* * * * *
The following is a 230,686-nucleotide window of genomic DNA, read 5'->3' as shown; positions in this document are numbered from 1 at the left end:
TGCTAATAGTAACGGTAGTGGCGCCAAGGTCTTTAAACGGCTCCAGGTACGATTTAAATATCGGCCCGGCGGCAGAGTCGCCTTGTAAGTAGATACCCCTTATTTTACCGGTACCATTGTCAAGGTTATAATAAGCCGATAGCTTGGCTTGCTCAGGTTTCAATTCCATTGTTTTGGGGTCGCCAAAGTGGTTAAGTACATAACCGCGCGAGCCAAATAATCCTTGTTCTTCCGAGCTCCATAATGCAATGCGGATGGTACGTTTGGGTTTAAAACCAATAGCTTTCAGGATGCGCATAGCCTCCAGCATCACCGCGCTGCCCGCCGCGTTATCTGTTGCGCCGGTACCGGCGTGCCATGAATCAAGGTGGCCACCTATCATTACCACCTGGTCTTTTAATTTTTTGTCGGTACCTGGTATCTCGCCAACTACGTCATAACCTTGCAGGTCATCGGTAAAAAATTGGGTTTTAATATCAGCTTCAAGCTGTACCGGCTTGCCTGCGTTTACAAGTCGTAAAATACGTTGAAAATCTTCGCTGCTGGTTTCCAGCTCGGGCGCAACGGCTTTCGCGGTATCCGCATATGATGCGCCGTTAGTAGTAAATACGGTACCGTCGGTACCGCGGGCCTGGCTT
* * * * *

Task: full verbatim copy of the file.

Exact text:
The following is a 230,686-nucleotide window of genomic DNA, read 5'->3' as shown; positions in this document are numbered from 1 at the left end:
TGCTAATAGTAACGGTAGTGGCGCCAAGGTCTTTAAACGGCTCCAGGTACGATTTAAATATCGGCCCGGCGGCAGAGTCGCCTTGTAAGTAGATACCCCTTATTTTACCGGTACCATTGTCAAGGTTATAATAAGCCGATAGCTTGGCTTGCTCAGGTTTCAATTCCATTGTTTTGGGGTCGCCAAAGTGGTTAAGTACATAACCGCGCGAGCCAAATAATCCTTGTTCTTCCGAGCTCCATAATGCAATGCGGATGGTACGTTTGGGTTTAAAACCAATAGCTTTCAGGATGCGCATAGCCTCCAGCATCACCGCGCTGCCCGCCGCGTTATCTGTTGCGCCGGTACCGGCGTGCCATGAATCAAGGTGGCCACCTATCATTACCACCTGGTCTTTTAATTTTTTGTCGGTACCTGGTATCTCGCCAACTACGTCATAACCTTGCAGGTCATCGGTAAAAAATTGGGTTTTAATATCAGCTTCAAGCTGTACCGGCTTGCCTGCGTTTACAAGTCGTAAAATACGTTGAAAATCTTCGCTGCTGGTTTCCAGCTCGGGCGCAACGGCTTTCGCGGTATCCGCATATGATGCGCCGTTAGTAGTAAATACGGTACCGTCGGTACCGCGGGCCTGGCTT